1–5, n (%)145 (4.3)21 (3.4)24 (5.5)
      No smoking, n (%)0912 (86.6)551 (88.9)361 (83.4)NS
      Alcohol, beverages per day
      >2, n (%)34 (0.4)4 (0.6)0 (0.0)
      1–2, n (%)233 (3.1)23 (3.7)10 (2.3)
      <1, n (%)1289 (27.4)176 (28.4)113 (26.1)
      No drinking, n (%)0727 (69.0)417 (67.3)310 (71.6)0.045
      Total risk score, median (IQR)0–184.0 (3.0)4.0 (4.0)4.0 (4.0)<0.001
      BMI = body mass index; IQR = interquartile range; NS = not statistically significant; SD = standard deviation.
      Table 2Baseline characteristics and baseline risk scores of all men and subdivided into two groups: fertile and infertile. To improve readiness, a legend of the risk scores was added.
      Risk scoreTotal (n = 332)Fertile (n = 158)Infertile (n = 174)P-value
      Age (years), median (IQR)34.0 (7.2)32.7 (6.6)35.0 (8.0)<0.001
      Height (cm), median (IQR)184.0 (10.0)184.0 (10.0)183.0 (8.0)NS
      BMI (kg/m2), median (IQR)25.1 (4.0)25.1 (3,9)25.2 (4.2)NS
      Underweight (BMI <20), n (%)8 (2.4)4 (2.5)4 (2.3)
      Normal (BMI ≥20 to <25), n (%)146 (44.0)74 (46.8)72 (41.4)
      Overweight (BMI >25 to <30), n (%)150 (45.2)66 (41.8)84 (48.3)
      Obese (BMI ≥30), n (%)28 (8.4)14 (8.9)14 (8.0)NS
      Vegetables, g per day
      <150, n (%)3175 (52.7)89 (56.3)86 (49.4)
      150 to <200, not motivated, n (%)27 (2.1)2 (1.3)5 (2.9)
      150 to <200, motivated, n (%)177 (23.2)34 (21.5)43 (24.7)
      ≥200, n (%)073 (22.0)33 (20.9)40 (23.0)NS
      Fruit, pieces per day
      <1.5, n (%)3173 (52.1)83 (52.5)90 (51.7)
      1.5 to <2, not motivated, n (%)25 (1.5)5 (3.2)0 (0.0)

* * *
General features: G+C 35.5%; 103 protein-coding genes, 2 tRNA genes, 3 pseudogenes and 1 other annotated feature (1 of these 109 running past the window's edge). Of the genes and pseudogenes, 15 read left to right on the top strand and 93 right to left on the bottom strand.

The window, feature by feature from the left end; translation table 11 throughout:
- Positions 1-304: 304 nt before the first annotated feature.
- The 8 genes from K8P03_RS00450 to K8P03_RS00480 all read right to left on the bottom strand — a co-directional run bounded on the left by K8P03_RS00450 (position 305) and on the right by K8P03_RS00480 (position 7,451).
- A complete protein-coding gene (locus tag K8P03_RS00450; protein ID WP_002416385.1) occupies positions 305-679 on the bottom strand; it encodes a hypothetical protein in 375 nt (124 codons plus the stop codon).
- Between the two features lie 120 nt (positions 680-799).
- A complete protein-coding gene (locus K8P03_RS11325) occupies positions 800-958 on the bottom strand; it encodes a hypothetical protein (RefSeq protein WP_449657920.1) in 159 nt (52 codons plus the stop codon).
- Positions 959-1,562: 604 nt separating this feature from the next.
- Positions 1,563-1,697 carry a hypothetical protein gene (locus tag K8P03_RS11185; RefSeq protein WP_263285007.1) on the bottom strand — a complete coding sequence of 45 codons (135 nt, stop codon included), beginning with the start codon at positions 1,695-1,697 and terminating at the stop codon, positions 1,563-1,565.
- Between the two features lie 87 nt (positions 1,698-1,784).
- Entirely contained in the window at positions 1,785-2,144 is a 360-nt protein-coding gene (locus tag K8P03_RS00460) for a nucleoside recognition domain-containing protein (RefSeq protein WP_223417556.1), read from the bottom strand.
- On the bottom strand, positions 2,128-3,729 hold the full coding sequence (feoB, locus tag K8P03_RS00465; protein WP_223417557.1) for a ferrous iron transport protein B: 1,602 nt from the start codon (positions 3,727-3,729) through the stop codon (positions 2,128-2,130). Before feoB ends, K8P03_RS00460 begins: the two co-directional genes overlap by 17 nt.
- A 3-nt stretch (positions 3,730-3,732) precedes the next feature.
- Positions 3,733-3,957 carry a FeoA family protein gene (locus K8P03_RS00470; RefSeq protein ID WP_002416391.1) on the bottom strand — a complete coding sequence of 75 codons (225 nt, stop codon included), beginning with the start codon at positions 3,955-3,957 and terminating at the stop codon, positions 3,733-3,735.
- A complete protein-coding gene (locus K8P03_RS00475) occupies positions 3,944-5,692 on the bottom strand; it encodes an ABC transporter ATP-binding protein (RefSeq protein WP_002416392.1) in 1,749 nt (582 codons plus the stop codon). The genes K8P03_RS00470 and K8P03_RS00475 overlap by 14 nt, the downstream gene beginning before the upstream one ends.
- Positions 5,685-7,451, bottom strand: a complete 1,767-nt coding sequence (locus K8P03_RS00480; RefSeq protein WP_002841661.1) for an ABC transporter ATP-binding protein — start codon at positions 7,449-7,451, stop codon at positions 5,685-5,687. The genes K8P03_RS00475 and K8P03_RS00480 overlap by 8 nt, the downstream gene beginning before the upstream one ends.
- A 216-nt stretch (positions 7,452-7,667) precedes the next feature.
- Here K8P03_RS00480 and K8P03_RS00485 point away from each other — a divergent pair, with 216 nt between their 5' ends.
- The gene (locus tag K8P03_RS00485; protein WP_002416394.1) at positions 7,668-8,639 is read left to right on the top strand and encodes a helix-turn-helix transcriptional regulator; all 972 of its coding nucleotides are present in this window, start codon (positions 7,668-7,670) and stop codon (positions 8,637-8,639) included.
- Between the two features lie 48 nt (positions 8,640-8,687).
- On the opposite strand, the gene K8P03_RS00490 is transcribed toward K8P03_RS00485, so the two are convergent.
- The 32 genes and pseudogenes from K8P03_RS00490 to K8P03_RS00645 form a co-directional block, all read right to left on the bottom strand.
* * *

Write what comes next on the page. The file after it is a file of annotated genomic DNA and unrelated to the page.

1.5 to <2, motivated, n (%)133 (9.9)14 (8.9)19 (10.9)
      ≥2, n (%)0121 (36.4)56 (35.4)65 (37.4)NS
      Smoking, cigarettes per day
      >15, n (%)625 (7.5)7 (4.4)18 (10.3)
      6–15, n (%)328 (8.4)10 (6.3)18 (10.3)
      1–5, n (%)119 (5.7)4 (2.5)15 (8.6)
      No smoking, n (%)0260 (78.3)137 (86.7)123 (70.7)NS
      Alcohol, beverages per day
      >2, n (%)311 (3.3)7 (4.4)4 (2.3)
      1–2, n (%)236 (10.8)21 (13.3)15 (8.6)
      <1, n (%)1116 (34.9)54 (34.2)62 (35.6)
      No drinking, n (%)0169 (50.9)76 (48.1)93 (53.4)NS
      Total risk score, median (IQR)0–155.0 (4.0)5.0 (4.0)5.0 (4.25)NS
      BMI = body mass index, IQR = interquartile range; NS = not statistically significant; SD = standard deviation.
      Compared with the infertile couples, we observed a significantly higher percentage of women with an inadequate vegetable intake (P < 0.001). We considered becoming pregnant as an event, therefore the (adjusted) HR should be interpreted as the risk of remaining non-pregnant, in which a lower (a)HR suggests a higher chance of becoming pregnant.